Thus Spake Zarathustra: A Book for All and None

By Friedrich Nietzsche

Page 55

more a success.

Many never become sweet; they rot even in the summer. It is cowardice
that holdeth them fast to their branches.

Far too many live, and far too long hang they on their branches. Would
that a storm came and shook all this rottenness and worm-eatenness from
the tree!

Would that there came preachers of SPEEDY death! Those would be the
appropriate storms and agitators of the trees of life! But I hear only
slow death preached, and patience with all that is "earthly."

Ah! ye preach patience with what is earthly? This earthly is it that
hath too much patience with you, ye blasphemers!

Verily, too early died that Hebrew whom the preachers of slow death
honour: and to many hath it proved a calamity that he died too early.

As yet had he known only tears, and the melancholy of the Hebrews,
together with the hatred of the good and just--the Hebrew Jesus: then
was he seized with the longing for death.

Had he but remained in the wilderness, and far from the good and just!
Then, perhaps, would he have learned to live, and love the earth--and
laughter also!

Believe it, my brethren! He died too early; he himself would have
disavowed his doctrine had he attained to my age! Noble enough was he to

But he was still immature. Immaturely loveth the youth, and immaturely
also hateth he man and earth. Confined and awkward are still his soul
and the wings of his spirit.

But in man there is more of the child than in the youth, and less of
melancholy: better understandeth he about life and death.

Free for death, and free in death; a holy Naysayer, when there is no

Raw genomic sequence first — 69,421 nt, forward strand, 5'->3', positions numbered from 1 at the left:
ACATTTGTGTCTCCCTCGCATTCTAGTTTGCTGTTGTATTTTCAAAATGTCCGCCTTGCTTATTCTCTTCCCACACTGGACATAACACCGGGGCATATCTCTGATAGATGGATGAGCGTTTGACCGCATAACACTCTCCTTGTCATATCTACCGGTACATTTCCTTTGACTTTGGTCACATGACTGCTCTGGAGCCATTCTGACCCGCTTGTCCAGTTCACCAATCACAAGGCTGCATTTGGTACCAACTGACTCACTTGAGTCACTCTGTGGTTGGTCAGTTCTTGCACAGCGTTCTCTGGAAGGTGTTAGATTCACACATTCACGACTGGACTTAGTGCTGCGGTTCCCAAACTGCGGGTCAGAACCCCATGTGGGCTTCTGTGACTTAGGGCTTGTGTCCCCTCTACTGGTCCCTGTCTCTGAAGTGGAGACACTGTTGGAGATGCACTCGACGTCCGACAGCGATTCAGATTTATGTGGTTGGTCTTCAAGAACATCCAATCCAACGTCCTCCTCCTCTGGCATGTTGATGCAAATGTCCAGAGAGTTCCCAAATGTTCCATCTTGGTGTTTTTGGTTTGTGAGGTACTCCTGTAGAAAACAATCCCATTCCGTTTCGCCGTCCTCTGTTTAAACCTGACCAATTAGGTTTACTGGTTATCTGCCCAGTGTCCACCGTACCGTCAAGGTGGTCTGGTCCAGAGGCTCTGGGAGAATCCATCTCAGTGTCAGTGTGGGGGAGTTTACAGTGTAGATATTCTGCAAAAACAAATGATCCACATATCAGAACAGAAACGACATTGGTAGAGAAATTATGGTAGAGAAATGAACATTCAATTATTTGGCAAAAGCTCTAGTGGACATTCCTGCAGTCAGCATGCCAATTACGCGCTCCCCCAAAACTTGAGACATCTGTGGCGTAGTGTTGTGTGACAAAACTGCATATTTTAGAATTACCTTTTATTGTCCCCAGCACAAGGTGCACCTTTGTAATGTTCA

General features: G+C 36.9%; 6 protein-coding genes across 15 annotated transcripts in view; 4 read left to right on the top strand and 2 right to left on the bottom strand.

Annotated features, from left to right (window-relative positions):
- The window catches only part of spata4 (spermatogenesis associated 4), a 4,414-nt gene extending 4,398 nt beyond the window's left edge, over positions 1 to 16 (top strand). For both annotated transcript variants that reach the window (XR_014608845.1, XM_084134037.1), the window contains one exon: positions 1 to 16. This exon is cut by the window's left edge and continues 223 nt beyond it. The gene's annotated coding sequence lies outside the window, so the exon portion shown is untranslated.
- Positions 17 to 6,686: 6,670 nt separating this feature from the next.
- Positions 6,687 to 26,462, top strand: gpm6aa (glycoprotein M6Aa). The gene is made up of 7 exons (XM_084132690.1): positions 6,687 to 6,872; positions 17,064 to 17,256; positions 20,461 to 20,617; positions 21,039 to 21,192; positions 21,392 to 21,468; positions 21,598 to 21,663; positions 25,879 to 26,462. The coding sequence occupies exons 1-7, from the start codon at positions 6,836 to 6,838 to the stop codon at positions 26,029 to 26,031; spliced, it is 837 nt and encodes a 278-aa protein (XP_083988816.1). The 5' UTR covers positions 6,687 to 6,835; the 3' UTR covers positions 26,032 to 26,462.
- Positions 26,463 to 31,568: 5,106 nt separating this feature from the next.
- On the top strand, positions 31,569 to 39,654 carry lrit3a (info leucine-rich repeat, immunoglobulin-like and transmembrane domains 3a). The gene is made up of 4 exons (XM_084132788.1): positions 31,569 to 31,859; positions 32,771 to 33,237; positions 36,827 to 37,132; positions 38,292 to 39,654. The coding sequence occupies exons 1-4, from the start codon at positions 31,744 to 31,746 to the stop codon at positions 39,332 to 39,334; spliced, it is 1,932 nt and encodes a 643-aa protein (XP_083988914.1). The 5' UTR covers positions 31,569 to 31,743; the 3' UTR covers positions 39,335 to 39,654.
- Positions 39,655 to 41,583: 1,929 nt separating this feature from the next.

longer time for Yea: thus understandeth he about death and life.

That your dying may not be a reproach to man and the earth, my friends:
that do I solicit from the honey of your soul.

In your dying shall your spirit and your virtue still shine like an
evening after-glow around the earth: otherwise your dying hath been

Thus will I die myself, that ye friends may love the earth more for my
sake; and earth will I again become, to have rest in her that bore me.

Verily, a goal had Zarathustra; he threw his ball. Now be ye friends the
heirs of my goal; to you throw I the golden ball.

Best of all, do I see you, my friends, throw the golden ball! And so
tarry I still a little while on the earth--pardon me for it!

Thus spake Zarathustra.



When Zarathustra had taken

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like a stream, which all the peoples of Europe will have to cross: they will come out of it cleaner, healthier, and stronger, but while the others are already in the water, plunging, puffing, paddling, losing their ground, trying to swim, and even half-drowned, you are still standing on the other side of it, roaring unmercifully about the poor swimmers, screamers, and fighters below,--but one day you will have to cross this same river too, and when you enter it the others will just be out of it, and will laugh at the poor English straggler in their turn! The third and last reason for the icy silence which has greeted Nietzsche in this country is due to the fact that he has--as far as I know--no literary ancestor over here whose teachings could have prepared you for him.
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